Mulch Makes Room for Mushrooms

©Peter Werner
Original publication: Mycena News, March 2005

When we think of habitats where one can find lots of mushrooms and a great diversity of species, the first thing that comes to mind is some kind of woodland. In particular, woodlands dominated by ectomycorrhizal host trees, such as oaks, pines, spruces, and Douglas-fir. These are the places we turn to when we wish (to at least attempt) to stuff our baskets full of porcini, chanterelles, matsis, velosi, and so on. However, a unique and diverse mycota can also be found in a decidedly more mundane and often overlooked habitat – urban and suburban woodchip beds.

Over the last several decades, the practice of woodchip mulching has become very common throughout the world. Deep mulching around established plants is a very effective means of controlling weeds without the use of herbicides and woodchips produced as a byproduct of arboriculture are an extremely inexpensive and readily available source for this mulch.

Anybody who has looked for mushrooms in urban parks will note that such woodchip beds support an abundance and variety of macrofungi. Formal mycological investigation of what kind of mushrooms are found in this habitat has not been carried out until very recently, however. Peter Shaw has published several articles since 2001 based upon close observation and survey of the fungi of woodchip beds around Surrey, UK for the better part of the last decade.

Looking over Shaw’s species lists, I was immediately struck by how similar the British woodchip mycota was to that of the SF Bay Area. Psilocybe cyanescens and Stropharia aurantiaca (= Hypholoma aurantiaca) are reported to be the most widespread species; these are, of course, also common species here in the SF Bay Area, with S. aurantiaca being perhaps our single most common and abundant woodchip species.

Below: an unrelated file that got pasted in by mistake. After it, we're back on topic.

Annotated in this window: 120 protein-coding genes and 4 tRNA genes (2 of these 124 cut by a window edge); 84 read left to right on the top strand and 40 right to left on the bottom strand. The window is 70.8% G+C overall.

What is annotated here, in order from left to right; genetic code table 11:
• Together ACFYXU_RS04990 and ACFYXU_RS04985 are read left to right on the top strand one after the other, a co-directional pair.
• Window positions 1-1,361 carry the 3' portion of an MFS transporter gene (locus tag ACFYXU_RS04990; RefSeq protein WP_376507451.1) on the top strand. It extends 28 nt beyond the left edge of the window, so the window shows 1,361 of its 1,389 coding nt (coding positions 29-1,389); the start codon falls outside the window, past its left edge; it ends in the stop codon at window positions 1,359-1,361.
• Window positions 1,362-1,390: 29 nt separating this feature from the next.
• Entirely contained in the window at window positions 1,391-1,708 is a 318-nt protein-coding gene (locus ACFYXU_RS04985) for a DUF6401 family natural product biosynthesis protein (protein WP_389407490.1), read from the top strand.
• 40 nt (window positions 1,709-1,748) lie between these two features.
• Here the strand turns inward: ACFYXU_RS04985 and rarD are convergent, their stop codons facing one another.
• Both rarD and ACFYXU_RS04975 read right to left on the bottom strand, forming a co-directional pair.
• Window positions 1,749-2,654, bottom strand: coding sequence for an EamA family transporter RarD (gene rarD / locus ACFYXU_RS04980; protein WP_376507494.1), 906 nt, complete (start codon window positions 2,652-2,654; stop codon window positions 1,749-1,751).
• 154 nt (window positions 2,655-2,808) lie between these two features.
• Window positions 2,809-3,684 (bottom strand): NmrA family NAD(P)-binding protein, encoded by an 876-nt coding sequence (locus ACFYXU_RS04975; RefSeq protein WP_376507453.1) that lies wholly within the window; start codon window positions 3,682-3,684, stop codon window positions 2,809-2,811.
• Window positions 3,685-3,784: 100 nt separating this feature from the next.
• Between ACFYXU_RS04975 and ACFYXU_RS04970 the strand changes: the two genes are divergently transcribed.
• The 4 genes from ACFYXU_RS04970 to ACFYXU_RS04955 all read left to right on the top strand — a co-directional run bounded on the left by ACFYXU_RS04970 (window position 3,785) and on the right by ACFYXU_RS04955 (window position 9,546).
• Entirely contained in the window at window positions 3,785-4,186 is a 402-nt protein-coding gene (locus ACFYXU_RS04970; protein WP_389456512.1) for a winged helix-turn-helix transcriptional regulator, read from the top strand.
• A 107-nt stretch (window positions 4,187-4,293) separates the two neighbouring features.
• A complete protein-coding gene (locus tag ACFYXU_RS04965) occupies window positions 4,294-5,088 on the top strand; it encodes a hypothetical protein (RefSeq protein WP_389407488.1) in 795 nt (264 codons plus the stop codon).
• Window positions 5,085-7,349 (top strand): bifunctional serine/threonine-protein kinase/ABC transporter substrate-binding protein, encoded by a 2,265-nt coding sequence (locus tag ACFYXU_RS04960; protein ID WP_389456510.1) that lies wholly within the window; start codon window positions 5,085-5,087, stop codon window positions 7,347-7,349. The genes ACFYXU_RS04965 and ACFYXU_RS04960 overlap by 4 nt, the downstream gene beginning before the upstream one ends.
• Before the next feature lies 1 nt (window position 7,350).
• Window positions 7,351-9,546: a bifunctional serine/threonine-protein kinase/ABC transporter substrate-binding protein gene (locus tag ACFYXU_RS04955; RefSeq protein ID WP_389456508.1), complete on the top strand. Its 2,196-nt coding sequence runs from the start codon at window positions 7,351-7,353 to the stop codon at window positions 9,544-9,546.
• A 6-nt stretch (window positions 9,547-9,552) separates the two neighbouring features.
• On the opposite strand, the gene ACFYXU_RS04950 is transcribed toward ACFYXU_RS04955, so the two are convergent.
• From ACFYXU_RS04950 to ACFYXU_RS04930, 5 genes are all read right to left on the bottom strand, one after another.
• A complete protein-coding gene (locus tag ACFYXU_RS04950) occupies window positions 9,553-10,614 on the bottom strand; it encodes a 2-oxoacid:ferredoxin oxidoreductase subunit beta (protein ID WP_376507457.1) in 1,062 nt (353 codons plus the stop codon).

Other species that turn up on Shaw’s lists read like a ‘who’s who’ of local woodchip species – Agrocybe praecox, Volvariella gloiocephela, Macrocystidia cucumis, and Hygrophoropsis aurantiaca. Stropharia percevalli, a less commonly encountered woodchip species in the UK, looks an awful lot like the ‘freeway stropharia’ that has become so abundant here in the last couple of years. (The ‘freeway stropharia’ usually is called ‘Stropharia riparia’, though it is distinctly larger and otherwise different from the true Stropharia riparia of montane and Northwest forest habitats.) Clathrus archeri, the octopus stinkhorn, sometimes fruits in abundance in woodchip areas around introduced bamboo in Kew Gardens, much the same way we see occasional large fruitings of this species in similar habitats in Santa Cruz.

 There are a couple of notable traits shared by many species of woodchip mushrooms. The first is that many are observed very little, if at all, in non-anthropogenic (“natural”) environments and their geographic origins are often unclear. Psilocybe cyanescens is occasionally found growing on rotting wood and small branches within woodlands, but this is very unusual. As far as I know, Stropharia aurantiaca has never been reported from undisturbed woodlands at all. Psilocybe cyanescens is thought to have originated in the Pacific Northwest, where it is most abundant. However, it was first collected in Kew Botanical Gardens in 1910, over 30 years before the first Northwest collection was made in Seattle.